Eastern Kentucky University

Poster Title

Appalachian Dialect and Perceived Intelligence

Institution

Eastern Kentucky University

Abstract

People in Appalachia often use a distinctive, easily recognizable accent. In the current study, I hope to determine whether or not a person speaking with an Appalachian dialect is perceived as less intelligent than the same person speaking in Standard American English. Also, I hope to discover whether students will be less willing to take a class from the person speaking with an Appalachian dialect, and if they have a lower level of respect for the person speaking in Appalachian dialect. It will also be interesting to see if the participant’s identification as being Appalachian has an effect on scores. Undergraduate students at Eastern Kentucky University will hear a tape recording of the same person speaking in one of the aforementioned ways. They will then rate the person on several qualities. The ones of interest are perceived intelligence, willingness to take a class from the person on the recording, and degree of respect for the person on the recording. I expect that when the person speaks with an Appalachian dialect he will be perceived as less intelligent than when he speaks Standard American English. I also expect the speaker with an Appalachian dialect to receive lower levels of respect, and participants will be less willing to take a class from him.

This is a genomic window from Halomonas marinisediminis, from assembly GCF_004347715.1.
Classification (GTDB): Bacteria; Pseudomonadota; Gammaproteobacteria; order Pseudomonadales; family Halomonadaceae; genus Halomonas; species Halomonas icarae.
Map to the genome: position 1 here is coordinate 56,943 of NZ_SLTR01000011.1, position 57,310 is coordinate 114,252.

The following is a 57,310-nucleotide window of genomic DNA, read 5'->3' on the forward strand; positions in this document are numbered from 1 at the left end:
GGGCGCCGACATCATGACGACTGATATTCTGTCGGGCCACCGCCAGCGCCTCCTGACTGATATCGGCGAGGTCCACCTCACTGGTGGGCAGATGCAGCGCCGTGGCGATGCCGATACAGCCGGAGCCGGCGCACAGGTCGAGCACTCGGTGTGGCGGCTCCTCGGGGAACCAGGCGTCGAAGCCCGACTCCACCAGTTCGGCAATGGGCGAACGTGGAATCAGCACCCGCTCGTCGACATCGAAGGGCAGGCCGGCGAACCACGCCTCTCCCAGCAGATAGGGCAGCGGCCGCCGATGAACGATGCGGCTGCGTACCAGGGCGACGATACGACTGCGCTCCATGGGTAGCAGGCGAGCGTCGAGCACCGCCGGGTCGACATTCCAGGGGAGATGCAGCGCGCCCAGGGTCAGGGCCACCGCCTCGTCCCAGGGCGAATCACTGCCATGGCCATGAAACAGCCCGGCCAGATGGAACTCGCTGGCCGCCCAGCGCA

This document is currently not available here.

Share

COinS
 

Appalachian Dialect and Perceived Intelligence

People in Appalachia often use a distinctive, easily recognizable accent. In the current study, I hope to determine whether or not a person speaking with an Appalachian dialect is perceived as less intelligent than the same person speaking in Standard American English. Also, I hope to discover whether students will be less willing to take a class from the person speaking with an Appalachian dialect, and if they have a lower level of respect for the person speaking in Appalachian dialect. It will also be interesting to see if the participant’s identification as being Appalachian has an effect on scores. Undergraduate students at Eastern Kentucky University will hear a tape recording of the same person speaking in one of the aforementioned ways. They will then rate the person on several qualities. The ones of interest are perceived intelligence, willingness to take a class from the person on the recording, and degree of respect for the person on the recording. I expect that when the person speaks with an Appalachian dialect he will be perceived as less intelligent than when he speaks Standard American English. I also expect the speaker with an Appalachian dialect to receive lower levels of respect, and participants will be less willing to take a class from him.